Safety of Simultaneous Bowel and Liver Resections for Colon and Rectal Cancer

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From: Current Colorectal Cancer Reports(Vol. 9, Issue 2)
Publisher: Springer
Document Type: Report
Length: 280 words

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Abstract :

Byline: Yoshihiro Mise (1), Yoshihiro Sakamoto (1), Ryuji Yoshioka (1), Kiyoshi Hasegawa (1), Norihiro Kokudo (1) Keywords: Colorectal cancer; Colorectal liver metastases; Synchronous resection Abstract: The synchronous presentation of primary colorectal cancer and colorectal liver metastasis (CLM) occurs in 23-51 % of all colorectal cancer patients at the time of diagnosis. The optimal treatment of patients with synchronous primary colorectal cancer and CLM has been controversial for decades. Here, the available literature regarding staged versus simultaneous resection of synchronous CLM is reviewed in terms of the perioperative and prognostic outcomes. Recent studies support the safety of a simultaneous approach for the resection of synchronous CLM, demonstrating an equivalent or better short-term outcome compared with a staged approach. The postoperative mortality following either simultaneous or staged resections is reportedly less than 5 %. The long-term prognosis following a simultaneous approach is comparable to that following a staged approach. Most series have demonstrated equivalent overall and disease-free survival periods, regardless of the timing of the resections. An increased perioperative risk following simultaneous major hepatectomies, compared with minor resections, was proposed by several authors. In addition, the operative procedures for multiple liver metastases have changed over time toward a parenchymal-sparing approach, providing better prognostic outcomes than major hepatectomies. The available evidence indicates that comparable short-term as well as long-term outcomes can be expected regardless of a staged or simultaneous resection of synchronous CLM. However, minor resections of colorectal liver metastases can reduce the perioperative risks, providing room for a repeated treatment approach. Author Affiliation: (1) Hepato-Biliary-Pancreatic Surgery Division, Department of Surgery, Graduate School of Medicine, The University of Tokyo, 7-3-1 Hongo, Bunkyo-ku, Tokyo, 113-8655, Japan Article History: Registration Date: 08/03/2013 Online Date: 24/03/2013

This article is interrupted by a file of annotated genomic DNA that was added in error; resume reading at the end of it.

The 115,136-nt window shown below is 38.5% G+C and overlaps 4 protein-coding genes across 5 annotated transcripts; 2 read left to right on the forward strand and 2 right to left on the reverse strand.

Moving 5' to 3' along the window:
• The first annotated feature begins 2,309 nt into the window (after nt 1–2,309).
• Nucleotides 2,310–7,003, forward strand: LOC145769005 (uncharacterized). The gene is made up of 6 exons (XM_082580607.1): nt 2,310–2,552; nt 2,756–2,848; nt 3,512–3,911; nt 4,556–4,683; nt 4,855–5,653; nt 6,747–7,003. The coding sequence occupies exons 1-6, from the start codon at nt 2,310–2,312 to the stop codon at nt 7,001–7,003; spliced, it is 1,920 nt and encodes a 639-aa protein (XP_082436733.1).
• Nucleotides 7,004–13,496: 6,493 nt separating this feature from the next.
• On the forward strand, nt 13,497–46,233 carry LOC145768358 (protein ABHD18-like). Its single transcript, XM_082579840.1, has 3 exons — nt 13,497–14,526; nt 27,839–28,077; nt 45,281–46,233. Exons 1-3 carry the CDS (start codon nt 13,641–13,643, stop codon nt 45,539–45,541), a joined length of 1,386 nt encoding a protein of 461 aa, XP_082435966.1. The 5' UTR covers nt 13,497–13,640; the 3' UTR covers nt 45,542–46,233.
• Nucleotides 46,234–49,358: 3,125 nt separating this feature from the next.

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Gale Document Number: GALE|A329047405